The Politics of Consolation
I will be attending a conference on creating a peacebuilding architecture in the United States next week. When I got the roster of those attending, I noticed Christina Simko who has been writing about how our leaders “consoled” the country and more generally memorialized the events of 9/11. Because the subject fascinates me—and because she teaches at Williams College which is my step-daughter alma mater—I decided to read the book before we met.
That was a wise decision, because the conclusions she reaches go a long way toward helping us all think about what one step in building an architecture for peacebuilding would look like. That’s the case because her conclusions show us just how far we will have to go.
This is a brilliant first book that was a delight to read. At the same time, it was one of the most disturbing books I’ve read in years. Not because of Simko’s writing. But because of her findings.
She uses the new (to me, at least) term consolation to refer to the ways political leaders help the public work through the impact of a traumatic event like the 9/11 attacks. In fact, The Politics of Consolation is almost two books in one.
- First, she spends a lot of time examining how our patterns of dealing with political trauma evolved over the centuries. In this half, we can see how leaders since the beginning of the republic developed memes around which they shaped public reactions to the disturbing events in that history. Even though I knew a lot about those events and those memes, I had a hard time putting the book down while rethinking repeated trends in that history, including dualistic thinking in terms of good and evil, the sacrifices “innocent” victims paid, American exceptionalism, and more. Indeed, only rarely have American leaders encouraged the public to use tragic events as a time for reflection as well as a time for self-congratulation or the search for revenge.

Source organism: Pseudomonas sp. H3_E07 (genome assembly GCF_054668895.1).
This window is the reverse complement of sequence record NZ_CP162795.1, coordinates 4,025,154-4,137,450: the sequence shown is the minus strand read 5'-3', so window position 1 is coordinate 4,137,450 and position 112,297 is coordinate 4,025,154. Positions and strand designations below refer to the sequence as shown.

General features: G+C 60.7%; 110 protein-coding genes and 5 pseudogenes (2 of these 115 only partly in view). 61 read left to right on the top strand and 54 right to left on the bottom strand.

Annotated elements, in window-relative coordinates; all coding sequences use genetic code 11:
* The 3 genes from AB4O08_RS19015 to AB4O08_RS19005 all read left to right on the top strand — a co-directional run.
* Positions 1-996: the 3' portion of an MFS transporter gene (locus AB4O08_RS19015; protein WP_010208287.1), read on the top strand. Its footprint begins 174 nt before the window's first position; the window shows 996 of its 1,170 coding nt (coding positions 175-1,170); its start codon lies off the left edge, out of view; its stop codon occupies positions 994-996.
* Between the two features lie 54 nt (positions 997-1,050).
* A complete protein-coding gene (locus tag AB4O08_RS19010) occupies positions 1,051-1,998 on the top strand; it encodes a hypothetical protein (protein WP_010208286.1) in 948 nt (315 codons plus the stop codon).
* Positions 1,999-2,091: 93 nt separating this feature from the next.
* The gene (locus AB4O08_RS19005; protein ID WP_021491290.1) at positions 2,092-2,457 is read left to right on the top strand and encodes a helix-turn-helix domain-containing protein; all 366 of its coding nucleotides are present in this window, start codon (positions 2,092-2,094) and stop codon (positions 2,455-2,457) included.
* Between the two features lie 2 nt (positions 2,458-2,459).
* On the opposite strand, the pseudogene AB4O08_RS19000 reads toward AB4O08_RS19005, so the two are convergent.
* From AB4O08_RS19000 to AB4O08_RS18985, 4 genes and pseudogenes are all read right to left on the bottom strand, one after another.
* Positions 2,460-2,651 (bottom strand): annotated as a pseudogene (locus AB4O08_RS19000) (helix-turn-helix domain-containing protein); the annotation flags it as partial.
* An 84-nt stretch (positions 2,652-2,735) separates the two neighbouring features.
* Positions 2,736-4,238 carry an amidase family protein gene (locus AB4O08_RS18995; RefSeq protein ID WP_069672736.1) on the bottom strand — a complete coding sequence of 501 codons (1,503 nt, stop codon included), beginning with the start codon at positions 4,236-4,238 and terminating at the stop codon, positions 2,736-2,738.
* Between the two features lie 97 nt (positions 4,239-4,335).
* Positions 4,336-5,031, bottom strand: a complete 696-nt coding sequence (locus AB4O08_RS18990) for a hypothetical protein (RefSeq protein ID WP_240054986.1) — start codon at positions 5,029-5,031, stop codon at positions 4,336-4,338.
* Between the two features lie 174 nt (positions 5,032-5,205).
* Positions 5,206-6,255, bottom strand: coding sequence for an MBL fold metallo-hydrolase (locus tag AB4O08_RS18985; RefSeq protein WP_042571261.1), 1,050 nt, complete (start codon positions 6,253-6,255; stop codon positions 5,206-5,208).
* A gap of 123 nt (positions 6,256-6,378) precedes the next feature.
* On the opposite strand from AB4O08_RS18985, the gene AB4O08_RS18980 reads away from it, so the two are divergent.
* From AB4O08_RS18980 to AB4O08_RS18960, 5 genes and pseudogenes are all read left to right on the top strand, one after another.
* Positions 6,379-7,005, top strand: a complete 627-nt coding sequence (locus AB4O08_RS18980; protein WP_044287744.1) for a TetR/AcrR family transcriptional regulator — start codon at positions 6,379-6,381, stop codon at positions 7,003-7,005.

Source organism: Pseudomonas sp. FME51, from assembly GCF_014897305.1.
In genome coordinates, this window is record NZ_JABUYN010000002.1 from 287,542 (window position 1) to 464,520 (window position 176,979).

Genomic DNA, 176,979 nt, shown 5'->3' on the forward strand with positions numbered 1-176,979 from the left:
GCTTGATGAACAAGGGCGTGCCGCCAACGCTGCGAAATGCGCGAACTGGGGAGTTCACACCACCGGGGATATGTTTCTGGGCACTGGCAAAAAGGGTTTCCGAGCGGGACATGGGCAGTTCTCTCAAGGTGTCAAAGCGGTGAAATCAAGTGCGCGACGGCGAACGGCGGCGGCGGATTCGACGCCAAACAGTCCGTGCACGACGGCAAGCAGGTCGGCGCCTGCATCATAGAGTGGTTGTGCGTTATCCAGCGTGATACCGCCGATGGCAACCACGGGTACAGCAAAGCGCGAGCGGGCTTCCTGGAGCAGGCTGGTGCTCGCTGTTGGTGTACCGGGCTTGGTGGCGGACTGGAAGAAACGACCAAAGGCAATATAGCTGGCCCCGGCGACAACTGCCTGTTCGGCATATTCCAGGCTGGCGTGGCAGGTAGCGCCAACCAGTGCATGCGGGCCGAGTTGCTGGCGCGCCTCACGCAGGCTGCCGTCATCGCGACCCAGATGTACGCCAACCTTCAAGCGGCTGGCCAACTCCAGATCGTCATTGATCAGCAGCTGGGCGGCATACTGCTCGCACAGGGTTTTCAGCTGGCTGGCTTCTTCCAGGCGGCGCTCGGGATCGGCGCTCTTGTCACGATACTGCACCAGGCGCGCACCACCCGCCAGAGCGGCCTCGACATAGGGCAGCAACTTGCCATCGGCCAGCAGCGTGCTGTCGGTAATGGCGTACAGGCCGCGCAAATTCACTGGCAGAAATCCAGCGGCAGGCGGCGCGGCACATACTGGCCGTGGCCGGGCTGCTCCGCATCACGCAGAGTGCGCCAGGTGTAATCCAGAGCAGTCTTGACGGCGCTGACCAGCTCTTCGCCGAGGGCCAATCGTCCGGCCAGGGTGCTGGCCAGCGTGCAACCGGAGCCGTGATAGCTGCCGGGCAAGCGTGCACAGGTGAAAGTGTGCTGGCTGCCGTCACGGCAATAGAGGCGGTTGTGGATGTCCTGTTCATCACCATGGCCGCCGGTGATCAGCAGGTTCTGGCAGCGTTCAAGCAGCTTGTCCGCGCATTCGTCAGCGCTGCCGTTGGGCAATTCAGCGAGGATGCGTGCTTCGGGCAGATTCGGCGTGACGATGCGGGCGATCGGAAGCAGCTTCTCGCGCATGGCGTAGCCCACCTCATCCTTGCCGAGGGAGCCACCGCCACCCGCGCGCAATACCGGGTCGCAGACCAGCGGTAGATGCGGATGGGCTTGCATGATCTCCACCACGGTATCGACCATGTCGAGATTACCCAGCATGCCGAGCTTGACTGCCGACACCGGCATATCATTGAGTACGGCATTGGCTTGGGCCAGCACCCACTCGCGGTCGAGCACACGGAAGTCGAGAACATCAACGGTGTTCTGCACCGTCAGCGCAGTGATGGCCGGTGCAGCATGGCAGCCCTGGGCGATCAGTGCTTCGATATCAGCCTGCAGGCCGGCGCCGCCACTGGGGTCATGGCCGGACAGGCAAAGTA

- Second, it is therefore not surprising that President Bush and other leaders reacted as they did to 9/11 and related events. Similarly, it is not surprising that most Americans followed their lead. This is not the place to rehash whether we did (or did not) respond appropriately to the attacks and their aftermath. Rather, I simply want to point out that one of those reactions could well have included a reconsideration of our dealings with the rest of the world. That could easily have happened if we had not posed the attacks in purely good v. evil terms and really asked why people would despise us enough to fly airplanes into prominent public buildings, knowing that they would kill thousands of people in the process.
I was one of those peace activists who could not come up with a purely nonviolent response to the events on that day almost seventeen years ago. At the same time, as a peacebuilder, I’m painfully aware that we continue to pay the price for not asking why the United States engenders so much opposition in so many parts of the world. Instead, we entered a time in which, in Rosa Brooks’s terms, “everything became war and the military became everything.
Simko’s data do not let her address why—once again—we did not ask the tough questions and our leaders did not encourage us to do so. In the last few pages of the book, she hints that there have been other times and other issues when we have been more introspective and suggests that leaders in other countries have been more willing to lead their publics in more self-reflective directions.
When our group gathers next week to think about building an architecture for American peacebuilding, I’ll be pushing Simko and the rest of us to go beyond her data….